The ride back from Greenwater wasn't quite as fast as I expected, but I felt good nevertheless. David Smith again blew by me, and this time there was no catching him. A wee bit of rain also started falling at this time. The misty sort. The splash from vehicles on the highway made things dirtier than they needed to be.

As I made the turn onto Mud Mountain Dam Road, I saw two people pulled over on the side fixing a flat, and after a quick "Are you ok?" I moved on (shame on me!). The rain started hammering down, and the descent down Mud Mountain Dam road, ordinarily no cup of tea, was pretty painful. Stinging rain on ones face while going downhill in excess of 20+ mph! Yippee!

I spied a green jacket ahead, and caught up to Duane Wright, with whom I rode to the Enumclaw control under clear skies. The time was 5:57. I had more than 25 minutes in the bank for the first time. I finally knew that I would finish the ride.

Enumclaw to the Finish

We drank Hot Chocolate, commiserated with the clerk who had been signing cards all day. Our riders were well behaved however, and she had no complaints. We all donned out night riding gear. As the clock struck 6:10, I had the hankering to move on again, so telling Duane that I would ride slowly, I took off into the fast approaching darkness.

I knew this next stretch almost by-heart, so I made my way as fast as I could, but upon starting the climb up 218th, I finally remembered that I told Duane that I would soft pedal, so I really backed off, and waited for him about a 100 meters up the climb. Duane wasn't far behind, and by virtue of his fixed-gear, had only one speed to go. He didn't weave back and forth, and maintained an even pace straight up the face of the hill. We were also joined at this point by two other gentlemen, who I didn't catch the name of, and the three of us caught Duane waiting for us at the next turn.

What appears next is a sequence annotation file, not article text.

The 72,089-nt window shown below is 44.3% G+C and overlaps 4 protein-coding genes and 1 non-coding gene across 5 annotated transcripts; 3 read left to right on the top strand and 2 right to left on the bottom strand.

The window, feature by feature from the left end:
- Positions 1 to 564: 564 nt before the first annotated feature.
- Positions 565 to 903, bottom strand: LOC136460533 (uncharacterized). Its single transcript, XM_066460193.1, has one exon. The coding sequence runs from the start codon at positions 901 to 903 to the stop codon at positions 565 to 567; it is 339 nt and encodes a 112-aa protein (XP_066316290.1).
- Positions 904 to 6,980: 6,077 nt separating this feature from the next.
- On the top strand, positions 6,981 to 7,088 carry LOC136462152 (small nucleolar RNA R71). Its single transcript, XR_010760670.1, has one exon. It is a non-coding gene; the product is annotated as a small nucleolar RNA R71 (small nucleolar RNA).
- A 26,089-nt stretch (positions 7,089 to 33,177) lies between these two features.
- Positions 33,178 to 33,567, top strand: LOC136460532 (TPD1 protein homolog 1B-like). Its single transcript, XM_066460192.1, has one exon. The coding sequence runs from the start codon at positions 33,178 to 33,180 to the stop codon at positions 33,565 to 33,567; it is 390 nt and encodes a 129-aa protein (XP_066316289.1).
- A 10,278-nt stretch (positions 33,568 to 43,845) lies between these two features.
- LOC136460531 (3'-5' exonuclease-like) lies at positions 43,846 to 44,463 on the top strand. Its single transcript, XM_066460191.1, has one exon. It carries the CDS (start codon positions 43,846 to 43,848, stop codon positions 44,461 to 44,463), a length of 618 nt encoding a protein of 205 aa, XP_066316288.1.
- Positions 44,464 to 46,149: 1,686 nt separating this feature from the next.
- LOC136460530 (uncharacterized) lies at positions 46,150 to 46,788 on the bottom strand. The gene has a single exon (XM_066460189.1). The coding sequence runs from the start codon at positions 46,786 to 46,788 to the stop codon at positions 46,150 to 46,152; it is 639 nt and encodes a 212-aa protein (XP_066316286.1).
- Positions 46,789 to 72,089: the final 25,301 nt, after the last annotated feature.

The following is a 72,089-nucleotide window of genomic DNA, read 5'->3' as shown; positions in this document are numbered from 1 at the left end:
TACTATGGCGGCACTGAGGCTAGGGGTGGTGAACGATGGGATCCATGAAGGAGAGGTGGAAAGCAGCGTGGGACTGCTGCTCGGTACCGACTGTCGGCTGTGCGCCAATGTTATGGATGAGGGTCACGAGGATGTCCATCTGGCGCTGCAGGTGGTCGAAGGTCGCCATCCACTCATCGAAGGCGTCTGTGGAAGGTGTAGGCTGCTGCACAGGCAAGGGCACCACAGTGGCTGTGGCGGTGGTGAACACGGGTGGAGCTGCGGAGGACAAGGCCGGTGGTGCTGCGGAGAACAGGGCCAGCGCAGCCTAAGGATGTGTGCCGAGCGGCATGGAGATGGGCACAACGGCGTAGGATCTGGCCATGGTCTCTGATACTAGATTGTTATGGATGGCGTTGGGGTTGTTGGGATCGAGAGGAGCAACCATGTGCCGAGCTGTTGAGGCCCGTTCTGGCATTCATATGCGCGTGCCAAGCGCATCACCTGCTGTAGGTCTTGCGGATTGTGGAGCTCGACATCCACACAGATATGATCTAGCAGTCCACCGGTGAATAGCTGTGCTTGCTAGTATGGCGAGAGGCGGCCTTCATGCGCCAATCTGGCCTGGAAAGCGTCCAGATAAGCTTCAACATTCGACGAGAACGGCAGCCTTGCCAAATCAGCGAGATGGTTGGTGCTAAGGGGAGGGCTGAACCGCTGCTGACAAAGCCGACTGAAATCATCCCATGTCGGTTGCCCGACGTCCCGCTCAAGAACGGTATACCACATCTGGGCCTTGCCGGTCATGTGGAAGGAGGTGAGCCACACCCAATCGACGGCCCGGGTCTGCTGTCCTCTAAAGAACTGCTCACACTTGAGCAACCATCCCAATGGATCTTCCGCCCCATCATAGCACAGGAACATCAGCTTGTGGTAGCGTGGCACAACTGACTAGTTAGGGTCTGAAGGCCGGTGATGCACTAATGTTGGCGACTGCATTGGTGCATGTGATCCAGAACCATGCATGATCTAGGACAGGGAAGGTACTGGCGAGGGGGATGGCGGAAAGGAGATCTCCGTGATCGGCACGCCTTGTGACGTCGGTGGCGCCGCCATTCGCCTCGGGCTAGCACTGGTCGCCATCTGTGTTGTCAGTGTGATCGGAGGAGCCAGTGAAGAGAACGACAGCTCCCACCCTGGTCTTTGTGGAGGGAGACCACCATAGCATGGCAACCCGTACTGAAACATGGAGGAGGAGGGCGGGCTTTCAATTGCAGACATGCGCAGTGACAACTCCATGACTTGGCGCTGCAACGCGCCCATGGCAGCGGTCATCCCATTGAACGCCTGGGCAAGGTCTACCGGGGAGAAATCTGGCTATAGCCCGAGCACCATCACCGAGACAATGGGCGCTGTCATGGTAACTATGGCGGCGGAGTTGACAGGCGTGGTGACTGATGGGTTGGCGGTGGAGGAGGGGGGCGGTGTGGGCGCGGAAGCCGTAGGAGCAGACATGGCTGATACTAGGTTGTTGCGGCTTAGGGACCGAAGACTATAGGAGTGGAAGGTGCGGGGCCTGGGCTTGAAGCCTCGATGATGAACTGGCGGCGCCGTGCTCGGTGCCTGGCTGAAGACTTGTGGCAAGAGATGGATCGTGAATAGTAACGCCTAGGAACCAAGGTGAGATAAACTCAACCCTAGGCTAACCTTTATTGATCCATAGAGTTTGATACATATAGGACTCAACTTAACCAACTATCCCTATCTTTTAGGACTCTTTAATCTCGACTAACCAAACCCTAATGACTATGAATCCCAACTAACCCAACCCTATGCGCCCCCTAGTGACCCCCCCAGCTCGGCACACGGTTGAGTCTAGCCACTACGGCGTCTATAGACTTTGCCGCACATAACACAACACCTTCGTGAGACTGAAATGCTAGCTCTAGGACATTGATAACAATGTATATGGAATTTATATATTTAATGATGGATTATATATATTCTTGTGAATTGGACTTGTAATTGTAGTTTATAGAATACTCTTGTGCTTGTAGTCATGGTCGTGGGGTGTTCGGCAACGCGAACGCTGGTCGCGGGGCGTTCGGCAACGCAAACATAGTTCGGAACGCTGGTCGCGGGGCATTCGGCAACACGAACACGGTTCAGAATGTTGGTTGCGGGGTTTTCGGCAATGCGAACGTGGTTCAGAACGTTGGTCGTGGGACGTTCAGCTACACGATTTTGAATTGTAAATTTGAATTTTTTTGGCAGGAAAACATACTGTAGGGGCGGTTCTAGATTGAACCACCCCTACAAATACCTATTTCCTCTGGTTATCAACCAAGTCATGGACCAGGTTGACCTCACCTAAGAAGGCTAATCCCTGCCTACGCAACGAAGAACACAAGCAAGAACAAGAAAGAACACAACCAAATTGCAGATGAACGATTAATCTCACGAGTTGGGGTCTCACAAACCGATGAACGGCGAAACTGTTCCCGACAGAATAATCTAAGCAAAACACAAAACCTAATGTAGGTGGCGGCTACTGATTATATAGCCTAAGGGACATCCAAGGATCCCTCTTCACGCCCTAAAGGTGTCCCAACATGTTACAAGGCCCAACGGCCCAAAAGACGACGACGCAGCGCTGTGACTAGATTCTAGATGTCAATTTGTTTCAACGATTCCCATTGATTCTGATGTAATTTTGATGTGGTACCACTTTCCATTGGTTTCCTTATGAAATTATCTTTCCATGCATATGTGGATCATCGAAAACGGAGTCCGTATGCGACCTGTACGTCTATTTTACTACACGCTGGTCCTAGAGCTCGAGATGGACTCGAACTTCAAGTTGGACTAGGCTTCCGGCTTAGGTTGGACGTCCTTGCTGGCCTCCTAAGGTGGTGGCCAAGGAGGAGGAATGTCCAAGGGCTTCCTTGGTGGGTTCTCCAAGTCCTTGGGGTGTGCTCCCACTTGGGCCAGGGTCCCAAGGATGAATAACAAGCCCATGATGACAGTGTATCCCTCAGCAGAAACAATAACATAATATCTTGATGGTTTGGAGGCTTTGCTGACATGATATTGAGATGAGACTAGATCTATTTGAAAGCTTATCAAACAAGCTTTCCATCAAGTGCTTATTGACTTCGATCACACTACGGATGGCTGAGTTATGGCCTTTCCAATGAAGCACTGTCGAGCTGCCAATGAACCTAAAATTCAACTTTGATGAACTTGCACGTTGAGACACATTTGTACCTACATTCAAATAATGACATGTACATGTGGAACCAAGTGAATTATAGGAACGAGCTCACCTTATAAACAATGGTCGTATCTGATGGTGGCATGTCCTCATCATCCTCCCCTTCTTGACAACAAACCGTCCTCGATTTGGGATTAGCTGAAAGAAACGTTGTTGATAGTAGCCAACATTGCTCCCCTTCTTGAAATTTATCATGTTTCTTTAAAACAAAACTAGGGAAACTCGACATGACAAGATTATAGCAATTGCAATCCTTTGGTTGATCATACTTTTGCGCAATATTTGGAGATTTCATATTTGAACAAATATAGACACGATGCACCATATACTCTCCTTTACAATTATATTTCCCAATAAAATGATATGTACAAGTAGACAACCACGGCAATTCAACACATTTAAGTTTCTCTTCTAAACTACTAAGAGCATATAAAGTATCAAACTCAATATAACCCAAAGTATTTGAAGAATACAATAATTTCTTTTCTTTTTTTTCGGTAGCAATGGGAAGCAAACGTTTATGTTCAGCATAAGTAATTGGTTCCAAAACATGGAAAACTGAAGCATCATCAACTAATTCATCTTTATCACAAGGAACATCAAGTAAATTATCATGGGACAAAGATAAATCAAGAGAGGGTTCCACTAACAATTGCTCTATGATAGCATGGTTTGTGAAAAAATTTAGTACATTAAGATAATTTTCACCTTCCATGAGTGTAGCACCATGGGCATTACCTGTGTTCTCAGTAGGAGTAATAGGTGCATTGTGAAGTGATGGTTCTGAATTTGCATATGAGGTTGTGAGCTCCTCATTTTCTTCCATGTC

The next few miles are almost entirely downhill, so we all hammered to make some time, and when we got near the fire station, the two gentlemen peeled off. Duane took off again up the hill, but I wasn't that far behind. We rode in together to finish. I was so relieved! No DNF! But a new Personal Worst at the 200k distance. 13 hours and 6 minutes. As Jason Dul says, DFL (Dead F-ing Last) is better than DNF. :)

Post ride

There were several volunteers cheering for us at the finish: I saw Dan Jensen, Eric Vigoren, Maggie Williams, Greg Cox, Lyn Gill, Mark Thomas, and Peter McKay, all of whom offered congratulations. I picked up the water bottle that Mike Huber had returned. I had some incredible Vegetarian Chili, and fruits. Thanks Greg and Mary for so many years of fun.

Mark gave me a ride home, and I tried my best to butter the President by saying nice things about Apple. Time to get in shape for the 300! It promises to be considerably flatter than this one. I'd be happy to just finish that one too :)

R-1 in the books.

7 comments:

Susan said...

Good to see you back on the bike and back on your blog!

Todd said...

We passed each other just above Mud Mtn. Road, and you yelled a big "HEY!" with a cheery smile. Looked like you were having FUN!

cliftongk1 said...

Tough as nails, man! Great to see you back at the rides.

- Jason

tripieper said...

Congratulations Narayan. Coming back after a broken hip has to be tough but you did it with aplomb. Sorry I didn't get to see your triumphant finish - I was still suffering a bit of jetlag and had to have my driver (Bob B) take me home from Greg's before you arrived. See you soon! Amy

tangobiker said...

contrats, Narayan. Sure I'll be seeing you later on this year.

Doesn't Eric V. have a rather high R-xx count?

Cheers, Bill

Shan said...

Very happy to see that you have recovered from your injury and that your blog updates are back.

Robert H said...

For some reason, this line struck me as especially rando: "They were all out of Pay-Day bars, and so I was forced to buy a Snickers bar."

Congrats on the successful ride. It was a fun read!